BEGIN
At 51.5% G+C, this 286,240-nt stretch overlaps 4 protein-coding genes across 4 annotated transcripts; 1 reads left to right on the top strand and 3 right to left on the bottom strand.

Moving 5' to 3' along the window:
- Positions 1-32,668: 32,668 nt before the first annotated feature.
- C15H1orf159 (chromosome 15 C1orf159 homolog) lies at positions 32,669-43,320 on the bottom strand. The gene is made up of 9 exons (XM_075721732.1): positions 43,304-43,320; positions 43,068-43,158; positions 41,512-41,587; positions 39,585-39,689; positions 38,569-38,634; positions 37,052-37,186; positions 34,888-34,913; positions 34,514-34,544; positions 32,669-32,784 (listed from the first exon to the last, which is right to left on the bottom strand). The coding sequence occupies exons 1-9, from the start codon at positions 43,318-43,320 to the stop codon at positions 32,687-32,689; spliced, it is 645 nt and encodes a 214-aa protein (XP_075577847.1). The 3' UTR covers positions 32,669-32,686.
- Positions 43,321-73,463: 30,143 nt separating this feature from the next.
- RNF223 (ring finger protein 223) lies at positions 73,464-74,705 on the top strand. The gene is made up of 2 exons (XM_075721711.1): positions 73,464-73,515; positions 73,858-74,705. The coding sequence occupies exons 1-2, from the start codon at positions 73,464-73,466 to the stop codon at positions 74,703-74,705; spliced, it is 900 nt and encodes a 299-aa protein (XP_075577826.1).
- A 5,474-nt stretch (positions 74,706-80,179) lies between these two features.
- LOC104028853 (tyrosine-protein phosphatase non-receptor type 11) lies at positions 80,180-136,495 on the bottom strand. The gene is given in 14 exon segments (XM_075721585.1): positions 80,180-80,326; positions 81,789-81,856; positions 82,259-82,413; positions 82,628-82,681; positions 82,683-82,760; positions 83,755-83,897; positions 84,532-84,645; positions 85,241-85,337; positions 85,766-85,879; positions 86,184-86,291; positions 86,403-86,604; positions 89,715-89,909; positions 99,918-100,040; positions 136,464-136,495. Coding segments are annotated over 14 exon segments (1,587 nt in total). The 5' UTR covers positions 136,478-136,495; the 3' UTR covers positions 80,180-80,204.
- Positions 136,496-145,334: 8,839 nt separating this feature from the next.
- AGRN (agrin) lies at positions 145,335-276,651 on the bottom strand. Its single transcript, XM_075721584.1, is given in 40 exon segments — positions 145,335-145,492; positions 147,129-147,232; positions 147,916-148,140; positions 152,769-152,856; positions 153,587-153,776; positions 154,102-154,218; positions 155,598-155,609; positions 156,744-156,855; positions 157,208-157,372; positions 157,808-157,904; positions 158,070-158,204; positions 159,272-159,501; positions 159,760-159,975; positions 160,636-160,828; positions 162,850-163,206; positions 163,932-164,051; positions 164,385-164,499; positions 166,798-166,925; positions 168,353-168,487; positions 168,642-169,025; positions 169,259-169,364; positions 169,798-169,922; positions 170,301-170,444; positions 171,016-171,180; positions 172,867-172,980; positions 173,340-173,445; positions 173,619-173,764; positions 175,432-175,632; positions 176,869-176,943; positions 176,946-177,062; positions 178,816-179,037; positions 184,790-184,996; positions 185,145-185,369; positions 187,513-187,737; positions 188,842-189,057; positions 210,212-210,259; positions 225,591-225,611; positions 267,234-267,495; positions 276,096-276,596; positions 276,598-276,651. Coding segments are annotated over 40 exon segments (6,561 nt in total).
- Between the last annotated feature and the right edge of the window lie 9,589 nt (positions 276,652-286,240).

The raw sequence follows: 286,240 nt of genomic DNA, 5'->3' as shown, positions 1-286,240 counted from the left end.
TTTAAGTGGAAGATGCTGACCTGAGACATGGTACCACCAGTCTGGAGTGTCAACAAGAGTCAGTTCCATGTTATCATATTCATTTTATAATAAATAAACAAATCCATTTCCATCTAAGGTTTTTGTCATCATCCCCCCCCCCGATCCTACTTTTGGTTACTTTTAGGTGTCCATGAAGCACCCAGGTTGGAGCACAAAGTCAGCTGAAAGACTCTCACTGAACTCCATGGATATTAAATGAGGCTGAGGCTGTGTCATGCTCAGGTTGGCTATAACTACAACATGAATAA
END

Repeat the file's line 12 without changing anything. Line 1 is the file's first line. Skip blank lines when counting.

The raw sequence follows: 286,240 nt of genomic DNA, 5'->3' as shown, positions 1-286,240 counted from the left end.